Feeds:
Posts
Comments

Archive for the ‘World War II’ Category

In the schoolyard in the 1930s. Mr. Burgin is third row, second from the left.

In the schoolyard in the 1920s. Mr. Burgin is third row, second from the left.

Willard Burgin makes his home on land originally cleared by his great-grandfather in the upper reaches  of the Crooked Creek community, barely this side of the Buncombe County line.  He’s just up the road from the old Mount Hebron Bible Institute where his parents met and where he briefly went to school himself.  Nestled peacefully at the foot of the mountain, his home is a refuge from the rush of the modern world.  We visited there for almost two hours, and only one car passed the entire time!
Mr. Burgin proudly displays his medals from WWII.

Mr. Burgin proudly displays his medals from WWII.

Mr. Burgin is a treasure-trove of memories and stories:  from cutting wood for the tannery in Old Fort when he was a child, to seeking emergency assistance from the “snake doctor”, to searching the hillside behind his house so he could milk the family cow, to planting by the signs, to loading ammunition boats in Iceland during World War II.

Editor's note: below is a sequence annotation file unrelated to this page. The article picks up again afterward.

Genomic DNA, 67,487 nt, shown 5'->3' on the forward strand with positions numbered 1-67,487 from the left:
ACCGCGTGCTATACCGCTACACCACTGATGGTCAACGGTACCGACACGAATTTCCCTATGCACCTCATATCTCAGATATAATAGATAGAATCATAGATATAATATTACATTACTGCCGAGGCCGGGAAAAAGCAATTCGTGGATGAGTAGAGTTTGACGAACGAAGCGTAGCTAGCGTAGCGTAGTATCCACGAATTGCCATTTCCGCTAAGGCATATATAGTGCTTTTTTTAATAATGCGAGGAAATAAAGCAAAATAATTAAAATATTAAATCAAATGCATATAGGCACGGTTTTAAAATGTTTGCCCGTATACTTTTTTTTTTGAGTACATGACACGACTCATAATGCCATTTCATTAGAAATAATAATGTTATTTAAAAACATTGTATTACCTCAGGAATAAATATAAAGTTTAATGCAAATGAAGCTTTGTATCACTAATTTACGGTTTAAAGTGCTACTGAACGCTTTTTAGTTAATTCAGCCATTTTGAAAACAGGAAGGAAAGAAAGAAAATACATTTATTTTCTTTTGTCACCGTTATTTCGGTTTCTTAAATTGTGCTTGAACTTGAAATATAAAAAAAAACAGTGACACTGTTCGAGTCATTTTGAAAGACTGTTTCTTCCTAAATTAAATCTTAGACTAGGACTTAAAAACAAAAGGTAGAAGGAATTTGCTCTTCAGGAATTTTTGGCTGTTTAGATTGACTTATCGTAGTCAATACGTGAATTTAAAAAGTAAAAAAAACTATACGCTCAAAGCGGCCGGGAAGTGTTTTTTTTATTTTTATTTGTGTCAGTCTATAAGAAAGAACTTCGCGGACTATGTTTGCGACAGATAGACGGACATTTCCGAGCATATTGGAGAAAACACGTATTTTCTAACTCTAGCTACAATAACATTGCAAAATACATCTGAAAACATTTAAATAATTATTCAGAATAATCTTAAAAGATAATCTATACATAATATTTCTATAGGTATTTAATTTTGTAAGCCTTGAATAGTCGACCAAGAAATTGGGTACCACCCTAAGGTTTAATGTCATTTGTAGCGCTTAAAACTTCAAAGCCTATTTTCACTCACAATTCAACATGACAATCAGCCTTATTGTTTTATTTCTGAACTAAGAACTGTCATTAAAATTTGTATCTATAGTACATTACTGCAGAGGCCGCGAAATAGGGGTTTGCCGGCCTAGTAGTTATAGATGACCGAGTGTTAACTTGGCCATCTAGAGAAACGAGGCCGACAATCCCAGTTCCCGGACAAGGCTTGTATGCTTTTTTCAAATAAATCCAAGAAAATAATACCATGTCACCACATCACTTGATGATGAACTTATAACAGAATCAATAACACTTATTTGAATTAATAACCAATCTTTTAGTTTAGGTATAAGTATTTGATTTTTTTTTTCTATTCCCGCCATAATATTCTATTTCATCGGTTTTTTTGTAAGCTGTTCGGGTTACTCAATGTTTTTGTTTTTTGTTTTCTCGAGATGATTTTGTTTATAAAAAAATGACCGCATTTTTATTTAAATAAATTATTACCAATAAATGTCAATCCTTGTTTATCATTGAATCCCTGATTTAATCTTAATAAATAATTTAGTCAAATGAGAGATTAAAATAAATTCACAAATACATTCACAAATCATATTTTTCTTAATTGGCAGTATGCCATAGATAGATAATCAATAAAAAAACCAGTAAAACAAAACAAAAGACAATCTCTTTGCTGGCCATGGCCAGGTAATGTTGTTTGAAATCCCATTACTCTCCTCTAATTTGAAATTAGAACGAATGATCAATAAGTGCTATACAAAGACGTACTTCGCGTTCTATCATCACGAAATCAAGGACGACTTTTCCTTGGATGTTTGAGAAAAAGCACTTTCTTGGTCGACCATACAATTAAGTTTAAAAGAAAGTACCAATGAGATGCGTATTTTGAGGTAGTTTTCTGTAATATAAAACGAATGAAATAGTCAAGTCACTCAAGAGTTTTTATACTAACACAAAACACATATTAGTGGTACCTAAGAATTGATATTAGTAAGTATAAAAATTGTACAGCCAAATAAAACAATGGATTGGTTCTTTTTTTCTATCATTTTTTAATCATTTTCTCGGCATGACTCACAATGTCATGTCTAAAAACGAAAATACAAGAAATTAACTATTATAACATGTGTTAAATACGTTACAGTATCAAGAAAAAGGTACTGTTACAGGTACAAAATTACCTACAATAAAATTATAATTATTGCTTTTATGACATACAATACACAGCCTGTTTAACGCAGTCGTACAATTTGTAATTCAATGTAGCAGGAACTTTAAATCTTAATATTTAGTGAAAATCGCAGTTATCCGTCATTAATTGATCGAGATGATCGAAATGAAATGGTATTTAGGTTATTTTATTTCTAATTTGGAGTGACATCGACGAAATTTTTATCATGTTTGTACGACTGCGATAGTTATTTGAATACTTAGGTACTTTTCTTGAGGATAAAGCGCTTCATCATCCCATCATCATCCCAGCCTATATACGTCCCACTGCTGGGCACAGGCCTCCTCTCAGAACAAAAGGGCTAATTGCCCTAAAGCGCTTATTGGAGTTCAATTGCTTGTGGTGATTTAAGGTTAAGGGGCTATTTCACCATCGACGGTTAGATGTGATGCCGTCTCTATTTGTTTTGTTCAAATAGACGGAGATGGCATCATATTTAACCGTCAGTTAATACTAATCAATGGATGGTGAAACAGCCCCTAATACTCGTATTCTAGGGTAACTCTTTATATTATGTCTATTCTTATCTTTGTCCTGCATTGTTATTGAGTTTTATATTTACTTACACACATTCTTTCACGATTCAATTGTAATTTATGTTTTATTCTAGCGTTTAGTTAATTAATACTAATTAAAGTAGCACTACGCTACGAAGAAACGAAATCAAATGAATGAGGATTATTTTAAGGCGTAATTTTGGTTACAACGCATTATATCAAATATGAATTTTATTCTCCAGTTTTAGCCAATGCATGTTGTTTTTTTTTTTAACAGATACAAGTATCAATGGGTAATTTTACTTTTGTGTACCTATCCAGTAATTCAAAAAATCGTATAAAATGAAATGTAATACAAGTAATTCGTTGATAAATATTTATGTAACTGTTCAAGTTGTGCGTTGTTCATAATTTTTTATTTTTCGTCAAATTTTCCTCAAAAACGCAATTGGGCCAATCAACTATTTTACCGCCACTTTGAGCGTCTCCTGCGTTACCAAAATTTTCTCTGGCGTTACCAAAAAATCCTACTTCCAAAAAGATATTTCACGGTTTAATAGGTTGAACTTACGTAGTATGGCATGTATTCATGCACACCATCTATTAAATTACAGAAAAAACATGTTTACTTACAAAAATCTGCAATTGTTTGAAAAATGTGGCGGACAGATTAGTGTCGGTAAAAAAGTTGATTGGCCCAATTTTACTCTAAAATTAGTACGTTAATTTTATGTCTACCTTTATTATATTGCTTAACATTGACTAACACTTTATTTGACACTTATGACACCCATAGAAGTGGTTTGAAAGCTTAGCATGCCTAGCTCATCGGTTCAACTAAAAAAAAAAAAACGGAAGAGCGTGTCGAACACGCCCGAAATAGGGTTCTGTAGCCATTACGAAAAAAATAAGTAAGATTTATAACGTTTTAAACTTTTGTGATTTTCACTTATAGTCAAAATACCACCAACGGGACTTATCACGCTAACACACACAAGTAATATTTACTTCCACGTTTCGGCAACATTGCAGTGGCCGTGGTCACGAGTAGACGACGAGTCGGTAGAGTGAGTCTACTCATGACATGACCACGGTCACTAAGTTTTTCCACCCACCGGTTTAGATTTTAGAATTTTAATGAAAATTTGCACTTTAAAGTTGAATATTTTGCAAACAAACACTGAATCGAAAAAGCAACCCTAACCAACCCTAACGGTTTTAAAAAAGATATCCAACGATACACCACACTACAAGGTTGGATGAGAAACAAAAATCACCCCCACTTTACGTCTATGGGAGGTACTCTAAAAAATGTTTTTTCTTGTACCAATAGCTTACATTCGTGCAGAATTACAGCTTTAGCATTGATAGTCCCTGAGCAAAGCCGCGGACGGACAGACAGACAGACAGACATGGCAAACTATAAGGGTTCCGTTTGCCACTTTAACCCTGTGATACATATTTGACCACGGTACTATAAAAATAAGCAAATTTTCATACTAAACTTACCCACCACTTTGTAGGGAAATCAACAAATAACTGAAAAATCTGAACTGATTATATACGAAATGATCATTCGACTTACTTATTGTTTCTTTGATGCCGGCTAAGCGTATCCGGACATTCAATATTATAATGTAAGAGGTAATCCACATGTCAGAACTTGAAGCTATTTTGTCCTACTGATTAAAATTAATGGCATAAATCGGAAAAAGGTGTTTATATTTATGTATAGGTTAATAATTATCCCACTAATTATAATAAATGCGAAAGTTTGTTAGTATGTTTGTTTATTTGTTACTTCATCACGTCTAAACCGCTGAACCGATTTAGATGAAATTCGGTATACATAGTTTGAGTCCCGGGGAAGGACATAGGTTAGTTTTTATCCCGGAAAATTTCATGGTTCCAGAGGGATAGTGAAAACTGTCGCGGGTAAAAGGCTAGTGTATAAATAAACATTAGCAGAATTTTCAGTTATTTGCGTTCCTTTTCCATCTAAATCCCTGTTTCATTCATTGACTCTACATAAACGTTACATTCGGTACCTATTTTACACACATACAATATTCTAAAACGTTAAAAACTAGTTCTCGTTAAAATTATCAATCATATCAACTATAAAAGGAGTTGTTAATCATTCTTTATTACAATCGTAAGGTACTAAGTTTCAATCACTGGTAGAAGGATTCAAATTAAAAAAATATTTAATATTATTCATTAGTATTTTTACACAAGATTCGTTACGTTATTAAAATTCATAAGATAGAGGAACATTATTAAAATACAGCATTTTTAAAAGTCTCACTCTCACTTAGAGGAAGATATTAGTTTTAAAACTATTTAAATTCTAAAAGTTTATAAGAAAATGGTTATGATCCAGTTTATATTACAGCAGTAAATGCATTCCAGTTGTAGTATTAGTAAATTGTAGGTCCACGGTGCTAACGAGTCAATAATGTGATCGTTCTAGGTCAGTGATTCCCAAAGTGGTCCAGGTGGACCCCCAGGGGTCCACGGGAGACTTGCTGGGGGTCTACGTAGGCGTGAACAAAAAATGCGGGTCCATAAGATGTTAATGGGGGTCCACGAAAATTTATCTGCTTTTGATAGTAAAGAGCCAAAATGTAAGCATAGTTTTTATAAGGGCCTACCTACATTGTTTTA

Listen to our conversation with Willard Burgin here:

(It may take a moment for the audio to load.)

Read Full Post »

Blan Swofford and some of his buddies in the Phillipines during World War II. Blan is at top left, wearing the cap.

Blan Swofford and some of his buddies in the Phillipines during World War II. Blan is at top left, wearing the cap.

Linder “Blan” Swofford has recently returned to his family’s land in the North Cove community after decades of traveling the world and the country. He first left western North Carolina when he was drafted into the service during WWII.  Here, he talks about going from the cool mountain environs to the sweltering tropics and lays out a scholarly WWII timeline in the process.

  
POST SCRIPT 11/23/10: Word has just come to me that Blan Swofford passed away on 11/1/10. He was a very gracious and kind gentleman, and I am very glad that I was able to record his story. I’ll never forget the fun tour he gave me of the area on his “four-wheeler” after we completed our interview.   -Kim

 

Read Full Post »